Romer crosses swords with Schulenburg
In an extended cavalry clash, both of the primary combatants disengage having suffered heavy casualties.  Having sustained four hits, the Austrian cuirassiers fall back through their supports.  The Prussian Leib Cuirassiers are Done For having suffered five hits.  Routing back through their inferior rated, supporting cavalry, the dragoons sustain two hits as the routing cuirassiers pass through their ranks. 
Both cuirassier formations recoil
On the Prussian left, having crossed the frozen stream, Berlichingen smashes into Posadowsky's troopers.  With snow on the ground, the effect of collision between trot and gallop is significant.  No charging bonus across this heavy ground.  Outnumbered and outclassed, this may not be a fair fight either.
Cavalry clash on the Prussian left
With one of the Austrian hussar regiments joining Berlichingen in the attack on Posadowsky, the Prussian cavalry commander is greatly disadvantaged at three formations to six.  In the cavalry melee, the Prussians lose both the hussars and cuirassiers to the Austrians' one.  Tough times on the Prussian left.  Passing close to Prussian infantry, Austrian cavalry suffers a few casualties from musketry.
Prussian Left Wing in trouble
Jumping back to the large cavalry clash on the Prussian right, Schulenburg attempts to stabilize the situation. Again, outnumbered and outclassed, the inferior Prussian dragoons are no match for the better trained and mounted Austrian troopers.  Both of Schulenburg's remaining cavalry are destroyed in the ensuing cavalry clash.
Two more Prussian cavalry are Done For
Prussian dragoons, destroyed
All of the Prussian cavalry on the right are either dead on the field or put to flight.  With only one remaining Prussian cavalry unit on the left, both flanks of Frederick's Army are vanquished.  Undaunted by the activity on the Prussian flanks, the Prussian infantry continues plodding through the snow on its steady march on Mollwitz towards the Austrian infantry lines.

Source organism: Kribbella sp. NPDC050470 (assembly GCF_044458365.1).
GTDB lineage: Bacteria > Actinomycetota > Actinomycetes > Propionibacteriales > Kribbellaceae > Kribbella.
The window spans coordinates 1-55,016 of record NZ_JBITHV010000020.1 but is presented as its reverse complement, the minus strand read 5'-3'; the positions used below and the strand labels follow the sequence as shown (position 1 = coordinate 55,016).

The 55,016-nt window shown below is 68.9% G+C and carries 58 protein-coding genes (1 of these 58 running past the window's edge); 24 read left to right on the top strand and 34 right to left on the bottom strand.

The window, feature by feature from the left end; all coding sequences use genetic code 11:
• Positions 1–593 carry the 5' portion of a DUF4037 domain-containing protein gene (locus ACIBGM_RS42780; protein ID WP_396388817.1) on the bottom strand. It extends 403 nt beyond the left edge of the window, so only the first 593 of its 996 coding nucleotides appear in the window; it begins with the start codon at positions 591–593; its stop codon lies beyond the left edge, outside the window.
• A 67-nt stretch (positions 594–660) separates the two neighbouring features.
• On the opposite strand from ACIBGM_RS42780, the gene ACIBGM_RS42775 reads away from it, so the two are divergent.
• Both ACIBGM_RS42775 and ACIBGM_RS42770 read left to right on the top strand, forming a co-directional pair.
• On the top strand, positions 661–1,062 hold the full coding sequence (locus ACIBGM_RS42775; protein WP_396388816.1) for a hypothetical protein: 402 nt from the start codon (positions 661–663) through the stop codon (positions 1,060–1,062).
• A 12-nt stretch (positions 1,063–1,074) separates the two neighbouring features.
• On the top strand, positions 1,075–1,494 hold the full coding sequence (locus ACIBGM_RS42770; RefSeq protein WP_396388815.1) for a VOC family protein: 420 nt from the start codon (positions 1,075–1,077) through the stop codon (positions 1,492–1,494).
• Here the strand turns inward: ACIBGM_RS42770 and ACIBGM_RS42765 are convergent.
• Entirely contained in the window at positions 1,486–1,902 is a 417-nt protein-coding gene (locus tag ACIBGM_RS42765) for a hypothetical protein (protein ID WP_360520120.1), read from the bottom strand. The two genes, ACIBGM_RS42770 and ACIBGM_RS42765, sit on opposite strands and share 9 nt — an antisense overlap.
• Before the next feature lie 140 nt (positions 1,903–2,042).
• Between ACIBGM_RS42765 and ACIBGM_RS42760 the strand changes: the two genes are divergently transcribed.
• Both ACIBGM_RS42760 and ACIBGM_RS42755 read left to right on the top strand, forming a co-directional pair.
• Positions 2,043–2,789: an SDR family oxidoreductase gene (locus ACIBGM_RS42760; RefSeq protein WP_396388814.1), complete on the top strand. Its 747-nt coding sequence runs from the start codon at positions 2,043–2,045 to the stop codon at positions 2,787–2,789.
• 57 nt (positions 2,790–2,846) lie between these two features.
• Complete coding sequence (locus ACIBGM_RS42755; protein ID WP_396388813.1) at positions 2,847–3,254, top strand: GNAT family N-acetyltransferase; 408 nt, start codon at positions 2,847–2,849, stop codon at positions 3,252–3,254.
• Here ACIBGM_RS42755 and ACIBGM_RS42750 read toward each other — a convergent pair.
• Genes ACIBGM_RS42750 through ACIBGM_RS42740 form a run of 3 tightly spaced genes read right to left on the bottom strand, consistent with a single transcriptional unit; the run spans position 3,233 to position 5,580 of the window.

Prussian cavalry wings - Gone!
Young King Frederick has seen enough!  Schwerin convinces the King that his duty is to save himself from capture as the Austrian cavalry appears on the army's flanks.  Both flanks!  Resigned to the dire prospects for the outcome, Frederick flees the field of battle.  The dashing Schwerin takes command. 
Frederick flees the field
An hour into the battle, Austrian cavalry wings are swinging wide around the flanks of the Prussian line.  With the Prussian right devoid of cavalry, only one Prussian cavalry formation remains on the battlefield.  That sole Prussian unit is in a tight spot with Berlichingen's wing bearing down on it.  
Double envelopment continues
One quick, sharp clash and the only Prussian cavalry remaining on the field is smashed and scatters.  The Prussian line is left without cavalry support on either flank.  Can the Prussian line maintain its plodding advance towards Mollwitz and the raw Austrian infantry? 
Final cavalry vs cavalry attack on the Prussian left
Another one bites the snow
Having destroyed all Prussian cavalry resistance, von Neipperg now faces his own dilemma.  The dilemma?  The relentless advance by the Prussian infantry towards Mollwitz and the heavy snow-covered ground have put his victorious cavalry out of position.  They have penetrated too deeply into the rear of the Prussian Army.
Prussian cavalry wings vanquished